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Bazaars are a must-see for any tourist in the Middle East. As dawn fills the Yahoudi bazaar of Kermanshah, Iran each morning, shop owners slide their metal doors upward, revealing the multitude of colorful products that will soon be displayed in the bazaar's thoroughfare. The ambiance of the market flourishes most when shoppers begin to fill its endless, maze-like lanes. People move through the crows, each with their individual struggle to finish their shopping trip. Each shopper contributes to the genuine portrait of Kermanshah as the city's diverse population joining together in a mundane setting, bringing with them an intense energy and fascinating syncretic culture that any visitor of the region should immerse themselves in.
The Bazaar: The name Yahoudi means "from the Tribe of Judah" in Hebrew , and is one of the few clues that historians rely on when forming a conclusion about a Jewish presence in this Iranian bazaar. The other notable clue deals with the proximity and the time period in which Barookh house was established in relation to the bazaar.
The Jewish merchant Khaja Barookh erected his home in the old district of a Kermanshah Jewish neighborhood during the Qajar period . This period is defined by the rule of the Qajar dynasty in Iran, which began with the crowning of Agha Moḥammad in 1796 and came to an end with a coup d’état in 1921. This coup triggered the downfall of Aḥmad Shāh, who was officially deposed by the national consultative assembly in 1925 . Barookh's home has retained landmark status due to its traditional Iranian architecture and the inclusion of its private bathroom-- an exceptionally unique room for its time period . More importantly to Jewish historians though, is the possibility that Barookh himself conducted his trading endeavors within the bazaar. The market's establishment has also been traced to the Qajar period, making the bazaar one of the oldest shopping hubs in Iran . Kermanshah's optimal location on a commercial route between Iran and Iraq  would have made the city an ideal spot for a merchant's residence, and the bazaar the perfect spot for a merchant's work.
Because the a drastic portion of the Jewish community of Kermanshah left Iran following the 1948 declaration of the state of Israel, only twenty Jewish families resided in the city by the late twentieth century . Today, the Jewish community has no means of filling a bustling bazaar; if at one point this bazaar was laden with Judaica products that were delivered by Jewish merchants such as Barookh, this is no longer the case. The name "Yahoudi" only diminishes in relevance year by year, alongside the community. Today visitors will find only products useful to the city's overwhelming Muslim majority, such as traditional Iranian shoes called giveh, developed for the mountainous terrain of Kermanshah .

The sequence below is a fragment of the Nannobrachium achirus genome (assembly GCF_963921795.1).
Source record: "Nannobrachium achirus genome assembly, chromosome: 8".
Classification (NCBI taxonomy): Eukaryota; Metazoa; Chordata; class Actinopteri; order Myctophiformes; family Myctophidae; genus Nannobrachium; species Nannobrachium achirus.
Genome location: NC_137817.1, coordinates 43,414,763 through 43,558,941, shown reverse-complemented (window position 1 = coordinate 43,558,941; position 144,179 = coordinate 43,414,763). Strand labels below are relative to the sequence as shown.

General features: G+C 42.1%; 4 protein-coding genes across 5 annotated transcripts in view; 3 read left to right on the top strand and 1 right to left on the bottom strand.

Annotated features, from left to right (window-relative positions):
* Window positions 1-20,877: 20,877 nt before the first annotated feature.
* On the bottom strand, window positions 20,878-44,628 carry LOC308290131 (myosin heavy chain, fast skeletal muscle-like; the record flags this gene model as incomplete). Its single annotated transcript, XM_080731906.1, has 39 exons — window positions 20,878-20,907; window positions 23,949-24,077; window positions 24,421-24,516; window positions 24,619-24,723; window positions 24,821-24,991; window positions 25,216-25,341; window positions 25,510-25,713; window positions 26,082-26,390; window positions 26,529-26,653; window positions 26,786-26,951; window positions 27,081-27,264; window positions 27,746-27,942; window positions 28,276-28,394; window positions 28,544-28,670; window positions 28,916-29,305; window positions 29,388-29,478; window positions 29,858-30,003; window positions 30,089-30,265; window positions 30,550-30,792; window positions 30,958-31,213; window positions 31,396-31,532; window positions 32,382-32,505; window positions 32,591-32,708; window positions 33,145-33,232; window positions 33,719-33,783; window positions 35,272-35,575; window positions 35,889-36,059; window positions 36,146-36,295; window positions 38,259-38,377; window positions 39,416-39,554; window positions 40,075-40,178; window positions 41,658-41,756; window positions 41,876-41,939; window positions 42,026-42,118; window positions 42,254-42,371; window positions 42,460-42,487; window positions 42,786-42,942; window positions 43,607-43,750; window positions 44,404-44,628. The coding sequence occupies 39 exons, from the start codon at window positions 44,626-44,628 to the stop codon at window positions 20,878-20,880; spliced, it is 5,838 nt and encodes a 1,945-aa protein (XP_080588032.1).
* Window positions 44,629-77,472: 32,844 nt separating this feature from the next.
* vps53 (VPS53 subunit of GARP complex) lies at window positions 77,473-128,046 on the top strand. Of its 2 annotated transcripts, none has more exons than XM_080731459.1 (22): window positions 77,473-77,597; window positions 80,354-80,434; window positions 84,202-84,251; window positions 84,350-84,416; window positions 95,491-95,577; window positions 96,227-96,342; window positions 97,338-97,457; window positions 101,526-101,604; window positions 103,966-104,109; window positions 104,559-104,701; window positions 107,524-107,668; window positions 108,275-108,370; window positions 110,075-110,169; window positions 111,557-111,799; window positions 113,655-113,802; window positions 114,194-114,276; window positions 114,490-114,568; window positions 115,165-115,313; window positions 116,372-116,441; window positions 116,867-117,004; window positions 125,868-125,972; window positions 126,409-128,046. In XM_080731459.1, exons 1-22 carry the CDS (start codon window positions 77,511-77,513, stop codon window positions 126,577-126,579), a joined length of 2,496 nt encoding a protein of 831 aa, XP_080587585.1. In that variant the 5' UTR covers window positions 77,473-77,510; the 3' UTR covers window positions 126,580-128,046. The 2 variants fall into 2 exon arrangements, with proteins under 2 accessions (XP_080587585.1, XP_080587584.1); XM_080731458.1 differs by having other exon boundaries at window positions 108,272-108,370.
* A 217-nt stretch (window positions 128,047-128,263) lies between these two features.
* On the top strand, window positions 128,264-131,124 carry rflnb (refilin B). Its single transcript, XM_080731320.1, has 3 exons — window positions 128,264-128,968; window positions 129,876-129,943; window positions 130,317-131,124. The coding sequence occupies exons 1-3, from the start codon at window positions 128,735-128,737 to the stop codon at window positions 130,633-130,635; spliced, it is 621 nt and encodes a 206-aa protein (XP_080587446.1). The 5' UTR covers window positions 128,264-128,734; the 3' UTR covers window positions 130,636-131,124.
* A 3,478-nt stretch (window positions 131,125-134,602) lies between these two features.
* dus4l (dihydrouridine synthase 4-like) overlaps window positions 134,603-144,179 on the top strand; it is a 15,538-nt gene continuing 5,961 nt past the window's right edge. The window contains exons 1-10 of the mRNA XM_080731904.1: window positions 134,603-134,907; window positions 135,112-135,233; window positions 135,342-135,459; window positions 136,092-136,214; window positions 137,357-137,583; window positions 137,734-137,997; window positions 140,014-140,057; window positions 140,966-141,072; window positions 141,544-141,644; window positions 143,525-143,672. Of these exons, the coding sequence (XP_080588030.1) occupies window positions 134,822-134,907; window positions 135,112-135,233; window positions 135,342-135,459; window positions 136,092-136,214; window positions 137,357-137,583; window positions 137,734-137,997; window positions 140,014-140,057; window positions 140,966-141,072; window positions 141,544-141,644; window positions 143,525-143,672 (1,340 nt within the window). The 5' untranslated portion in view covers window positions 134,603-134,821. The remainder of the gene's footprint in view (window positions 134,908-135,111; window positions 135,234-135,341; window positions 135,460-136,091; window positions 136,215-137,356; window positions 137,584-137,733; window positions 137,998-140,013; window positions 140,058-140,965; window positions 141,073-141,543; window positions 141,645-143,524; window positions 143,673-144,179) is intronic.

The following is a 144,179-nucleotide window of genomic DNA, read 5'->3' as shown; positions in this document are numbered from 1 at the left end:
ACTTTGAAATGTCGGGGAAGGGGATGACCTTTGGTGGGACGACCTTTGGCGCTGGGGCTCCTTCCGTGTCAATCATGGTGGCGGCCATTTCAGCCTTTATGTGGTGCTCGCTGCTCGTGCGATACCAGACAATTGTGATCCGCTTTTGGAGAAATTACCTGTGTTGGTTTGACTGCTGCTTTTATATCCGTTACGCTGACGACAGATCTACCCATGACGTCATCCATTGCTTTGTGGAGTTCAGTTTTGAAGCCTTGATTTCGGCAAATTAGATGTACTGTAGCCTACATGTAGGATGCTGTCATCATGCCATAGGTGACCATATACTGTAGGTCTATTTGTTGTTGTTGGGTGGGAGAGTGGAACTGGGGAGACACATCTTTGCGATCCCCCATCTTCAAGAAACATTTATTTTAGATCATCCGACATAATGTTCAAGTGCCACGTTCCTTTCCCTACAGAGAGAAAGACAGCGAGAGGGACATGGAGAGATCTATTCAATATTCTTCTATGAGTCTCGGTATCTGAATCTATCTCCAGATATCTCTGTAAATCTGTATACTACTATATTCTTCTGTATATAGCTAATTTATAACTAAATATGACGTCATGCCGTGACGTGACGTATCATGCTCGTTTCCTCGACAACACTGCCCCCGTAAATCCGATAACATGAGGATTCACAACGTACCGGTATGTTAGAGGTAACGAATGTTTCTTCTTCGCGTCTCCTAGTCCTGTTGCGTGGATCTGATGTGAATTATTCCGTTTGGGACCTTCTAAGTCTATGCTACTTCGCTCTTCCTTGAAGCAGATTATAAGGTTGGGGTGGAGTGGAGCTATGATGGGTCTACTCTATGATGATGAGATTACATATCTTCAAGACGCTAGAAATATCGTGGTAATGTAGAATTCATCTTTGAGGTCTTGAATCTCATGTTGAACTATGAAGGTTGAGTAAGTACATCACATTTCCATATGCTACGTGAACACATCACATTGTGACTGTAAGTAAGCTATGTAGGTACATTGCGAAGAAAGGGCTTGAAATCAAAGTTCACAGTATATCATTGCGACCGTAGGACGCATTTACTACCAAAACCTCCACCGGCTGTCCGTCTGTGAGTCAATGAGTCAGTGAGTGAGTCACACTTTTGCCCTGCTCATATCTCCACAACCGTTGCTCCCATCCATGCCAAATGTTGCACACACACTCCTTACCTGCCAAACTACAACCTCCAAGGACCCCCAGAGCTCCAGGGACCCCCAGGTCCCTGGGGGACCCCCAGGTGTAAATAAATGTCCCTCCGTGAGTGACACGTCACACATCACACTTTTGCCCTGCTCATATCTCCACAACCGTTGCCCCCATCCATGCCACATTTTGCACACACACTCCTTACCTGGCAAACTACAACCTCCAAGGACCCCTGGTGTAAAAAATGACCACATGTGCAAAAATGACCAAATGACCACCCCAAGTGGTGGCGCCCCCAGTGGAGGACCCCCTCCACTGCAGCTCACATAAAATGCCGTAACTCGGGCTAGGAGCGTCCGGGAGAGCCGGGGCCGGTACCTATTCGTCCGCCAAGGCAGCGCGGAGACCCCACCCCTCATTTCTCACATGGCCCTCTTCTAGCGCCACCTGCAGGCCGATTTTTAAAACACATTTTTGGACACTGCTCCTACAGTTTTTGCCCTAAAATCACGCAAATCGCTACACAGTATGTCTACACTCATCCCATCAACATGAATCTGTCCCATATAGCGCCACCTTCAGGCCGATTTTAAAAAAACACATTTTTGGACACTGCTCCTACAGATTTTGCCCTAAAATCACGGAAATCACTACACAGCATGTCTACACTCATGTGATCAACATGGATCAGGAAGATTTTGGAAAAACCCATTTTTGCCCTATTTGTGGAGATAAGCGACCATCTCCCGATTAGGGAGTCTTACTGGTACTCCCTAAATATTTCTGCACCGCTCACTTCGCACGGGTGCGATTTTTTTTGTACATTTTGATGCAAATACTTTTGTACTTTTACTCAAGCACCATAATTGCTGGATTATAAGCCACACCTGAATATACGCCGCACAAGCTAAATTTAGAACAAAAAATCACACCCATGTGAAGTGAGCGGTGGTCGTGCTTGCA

Jewish Community of Kermanshah: In the far western Iranian city of Kermanshah, the first evidence of Jewish residents is from the tenth century, reported by the Babylonian-Jewish historian Nathan ha-Bavli. The Jewish community was always a small minority in a pool of Muslim residents. The community reached its population peak with 300 families in the mid-19th century . Other population estimates have not been so generous, such as Ephraim Neumark’s conclusion in the 1880’s, that the entirety of the community consisted of only 250 members .
The Jewish community’s experience was nuanced. On one hand, they seemed to be a group struggling to survive as a small minority. An inordinate number of Jews lived in crushing poverty that trapped them in the bottom rung of society. On the other hand, Rabbi David D’Beth Hillel’s travelogue discusses the city’s three synagogues and the achievements of select community members, such as H. Hakim Aqajan, who was a "learned physician” and a “teacher well-versed in Talmud.” This information shows us a window into a small, yet traditionally and spiritually tenacious community that had capable leaders to spearhead success. Unfortunately, the likelihood of the latter image of a thriving Jewish community faded over time. By the late 19th century, the burdens of the community became too heavy for some; seventy community members chose to shed this burden through publicly converting to Islam. To make matters worse, these individuals belonged to the family of Hakim Nasir, one of the few prominent and financially successful Jews in Kermanshah .
The French Alliance Israelite schools reached Kermanshah in 1904 with the purpose of empowering the community through education, instead, became responsible for reporting bouts of anti-Semitism and persecution in the city to its European allies, and providing support to the community when these tragedies occurred. Perhaps the aid of the Alliance Israelite schools was most appreciated in 1909, when the Muslim community accused the Jewish community of blood libel, leading to the demolition of 130 Jewish homes. Over a thousand disenfranchised Jews were now faced with the task of re-establishing their lives, which had already been burdened by poverty .
These cases of anti-Semitism likely drove the Zionist spirit and politics of the Kermanshah Jews. Kermanshah lent the Iranian Zionist movement with revolutionary thinkers such as Shemu’el Yehezkel Haim and Moshe Hay Isaac Kohen Yazdi. These men’s powerful ideologies prompted potent, tangible alterations to Kermanshah’s Jewish population once WWII ended . The declaration of the state of Israel immediately shrunk the community from approximately 2,864 members in 1948 to approximately twenty families by the late 20th century .